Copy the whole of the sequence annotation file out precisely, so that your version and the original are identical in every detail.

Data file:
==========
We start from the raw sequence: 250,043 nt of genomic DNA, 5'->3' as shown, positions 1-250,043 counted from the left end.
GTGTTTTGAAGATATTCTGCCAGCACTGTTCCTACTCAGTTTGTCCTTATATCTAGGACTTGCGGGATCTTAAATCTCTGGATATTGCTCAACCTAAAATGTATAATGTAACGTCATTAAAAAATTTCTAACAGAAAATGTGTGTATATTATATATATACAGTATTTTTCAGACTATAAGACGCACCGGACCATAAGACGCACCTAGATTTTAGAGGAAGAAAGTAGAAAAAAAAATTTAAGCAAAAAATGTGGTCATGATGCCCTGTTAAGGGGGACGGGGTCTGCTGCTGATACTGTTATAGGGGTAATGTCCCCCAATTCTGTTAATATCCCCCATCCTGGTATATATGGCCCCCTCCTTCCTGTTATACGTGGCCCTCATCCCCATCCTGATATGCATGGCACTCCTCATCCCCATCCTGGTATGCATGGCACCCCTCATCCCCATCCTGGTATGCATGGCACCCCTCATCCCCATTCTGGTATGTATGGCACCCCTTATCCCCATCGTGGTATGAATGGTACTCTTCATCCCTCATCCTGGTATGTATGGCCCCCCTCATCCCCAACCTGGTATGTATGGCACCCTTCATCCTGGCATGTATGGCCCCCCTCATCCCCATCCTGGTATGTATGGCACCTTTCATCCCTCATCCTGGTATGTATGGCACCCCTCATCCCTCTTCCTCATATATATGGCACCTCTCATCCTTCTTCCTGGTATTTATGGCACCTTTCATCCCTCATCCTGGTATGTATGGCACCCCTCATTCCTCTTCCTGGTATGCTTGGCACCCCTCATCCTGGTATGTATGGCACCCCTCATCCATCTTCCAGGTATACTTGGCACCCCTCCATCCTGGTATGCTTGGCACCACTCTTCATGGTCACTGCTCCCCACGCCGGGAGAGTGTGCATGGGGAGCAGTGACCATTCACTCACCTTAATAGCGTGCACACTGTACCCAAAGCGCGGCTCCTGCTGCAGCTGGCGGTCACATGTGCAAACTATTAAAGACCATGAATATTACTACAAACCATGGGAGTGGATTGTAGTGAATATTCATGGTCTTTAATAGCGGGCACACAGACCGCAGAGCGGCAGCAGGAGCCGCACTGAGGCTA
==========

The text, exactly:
We start from the raw sequence: 250,043 nt of genomic DNA, 5'->3' as shown, positions 1-250,043 counted from the left end.
GTGTTTTGAAGATATTCTGCCAGCACTGTTCCTACTCAGTTTGTCCTTATATCTAGGACTTGCGGGATCTTAAATCTCTGGATATTGCTCAACCTAAAATGTATAATGTAACGTCATTAAAAAATTTCTAACAGAAAATGTGTGTATATTATATATATACAGTATTTTTCAGACTATAAGACGCACCGGACCATAAGACGCACCTAGATTTTAGAGGAAGAAAGTAGAAAAAAAAATTTAAGCAAAAAATGTGGTCATGATGCCCTGTTAAGGGGGACGGGGTCTGCTGCTGATACTGTTATAGGGGTAATGTCCCCCAATTCTGTTAATATCCCCCATCCTGGTATATATGGCCCCCTCCTTCCTGTTATACGTGGCCCTCATCCCCATCCTGATATGCATGGCACTCCTCATCCCCATCCTGGTATGCATGGCACCCCTCATCCCCATCCTGGTATGCATGGCACCCCTCATCCCCATTCTGGTATGTATGGCACCCCTTATCCCCATCGTGGTATGAATGGTACTCTTCATCCCTCATCCTGGTATGTATGGCCCCCCTCATCCCCAACCTGGTATGTATGGCACCCTTCATCCTGGCATGTATGGCCCCCCTCATCCCCATCCTGGTATGTATGGCACCTTTCATCCCTCATCCTGGTATGTATGGCACCCCTCATCCCTCTTCCTCATATATATGGCACCTCTCATCCTTCTTCCTGGTATTTATGGCACCTTTCATCCCTCATCCTGGTATGTATGGCACCCCTCATTCCTCTTCCTGGTATGCTTGGCACCCCTCATCCTGGTATGTATGGCACCCCTCATCCATCTTCCAGGTATACTTGGCACCCCTCCATCCTGGTATGCTTGGCACCACTCTTCATGGTCACTGCTCCCCACGCCGGGAGAGTGTGCATGGGGAGCAGTGACCATTCACTCACCTTAATAGCGTGCACACTGTACCCAAAGCGCGGCTCCTGCTGCAGCTGGCGGTCACATGTGCAAACTATTAAAGACCATGAATATTACTACAAACCATGGGAGTGGATTGTAGTGAATATTCATGGTCTTTAATAGCGGGCACACAGACCGCAGAGCGGCAGCAGGAGCCGCACTGAGGCTA